“I had heard before winter break that Jimmy’s was closing, but I had no idea when,” he said. “Then I read on Twitter that it was closing that day and I thought … that I was going to regret it if I never had another burrito from them.”

Although students and local residents alike frequented the takeout restaurant, co-owner Ewan MacLachlan said that operating the business has not been an easy time.

“We’ve been open five years, and it’s been a fight since day one,” he said.

“I chose a location in Westdale because I wanted to cater to students and I liked the village atmosphere … but some of the locals didn’t like us.”

The restaurant operated as a takeout eatery only, but that wasn’t MacLachlan’s original plan for it. His initial vision was of a restaurant with seating, an outdoor patio in the summer and a liquor license so as to sell a small selection of drinks like sangria.

“They’ve got deep pockets and politicians on their side,” he said of the Westdale residents, who were resistant to the business’s presence in the neighbourhood.

The ill will was not new to Jimmy Gringo’s.

An April 2010 article in the Hamilton Spectator, reporting on the success of Hamilton’s business districts, quoted Joe Catanzano, co-owner of the restaurant. “We almost have to close our doors,” he told the Spectator. “Everybody says the city should be supporting you but, nobody here wants another Hess Village.”

Because of the residents’ issues with the restaurant’s late-night business and often rowdy customers, MacLachlan said he was often faced with a series of city inspectors and fines.

In September 2009, less than a year after its opening, Jimmy Gringo’s was brought to a City of Hamilton licensing tribunal for having a small collection of tables and chairs in its storefront, which violated code.

MacLachlan was consequently forced to pay a $1,500 fine for operating illegally, as the restaurant’s license designated it takeout-only. He alleged that this fine was imposed despite a city official assuring him he would not be violating code because the restaurant had already put in an application for seating.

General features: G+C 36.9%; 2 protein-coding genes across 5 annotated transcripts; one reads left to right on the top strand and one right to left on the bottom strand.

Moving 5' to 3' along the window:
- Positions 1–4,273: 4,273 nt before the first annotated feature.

As a result of the tribunal, the restaurant’s license was suspended for a day, and as well as being told to immediately remove the seating, it was ordered to put up a sign indicating that the establishment was take-out only.

So, after a tough five years, MacLachlan finally took an opportunity to close up shop.

“The timing was right, and the lease was up,” he said. “I’d had enough.”

Although students won’t have a reliable source for burritos in Westdale, some may find consolation in the opening of the American chain restaurant Taco Del Mar at Main and Emerson. But Ciglen, who considers himself among Jimmy Gringo’s cult following, won’t be among them.

“I tried [Taco Del Mar] to see if I could change it up, but it was too clean, too calculated and precise, and just not good,” he said.

There’s still some hope that Jimmy Gringo’s won’t be gone forever. MacLachlan, who said he has loved serving students, noted that he had the intention of moving elsewhere to “do what [he] had originally hoped.”

But with no location yet in mind, those loyal to Jimmy’s will be going hungry for a good burrito.

Starting in May, no one under 19 will be allowed into club nights at TwelvEighty.

The rule change does not apply when the campus bar is acting “in the capacity of a restaurant or a bookable venue.” Campus groups that book the space for an evening event, then, could invite students of all ages.

But when TwelvEighty is operating normally as a nightclub, which it typically does on Thursday nights, no minors will be permitted to enter.

“We’re going to have a little shift in how we operate the nightclub now. Time will have to tell what that means in terms of our operations, in terms of our reach,” said Derek Spekkens, service manager at TwelvEighty.

The change was made at the Nov. 25 Student Representative Assembly meeting, where members decided that the risks of letting 17- and 18-year-old students into the club outweighed the rewards.

The original proposal was to make the change effective Jan. 1, but members were wary of upsetting current underage students and preferred to wait until a new crop of first-years come to McMaster.

Currently, the bar allows a maximum of 25 underage patrons in at a time on typical club nights.

Before Spekkens and other members of the management took over, around when Quarters was re-branded to TwelvEighty in 2009, up to 50 minors were permitted to enter.

He explained that, to make the club nights more manageable, that number was decreased, and all patrons (not just underage ones) were given coloured wristbands to help bartenders make age distinctions. Alcoholic drinks and non-alcoholic ones are also served in different sized cups so that security can tell if a minor is holding an alcoholic beverage.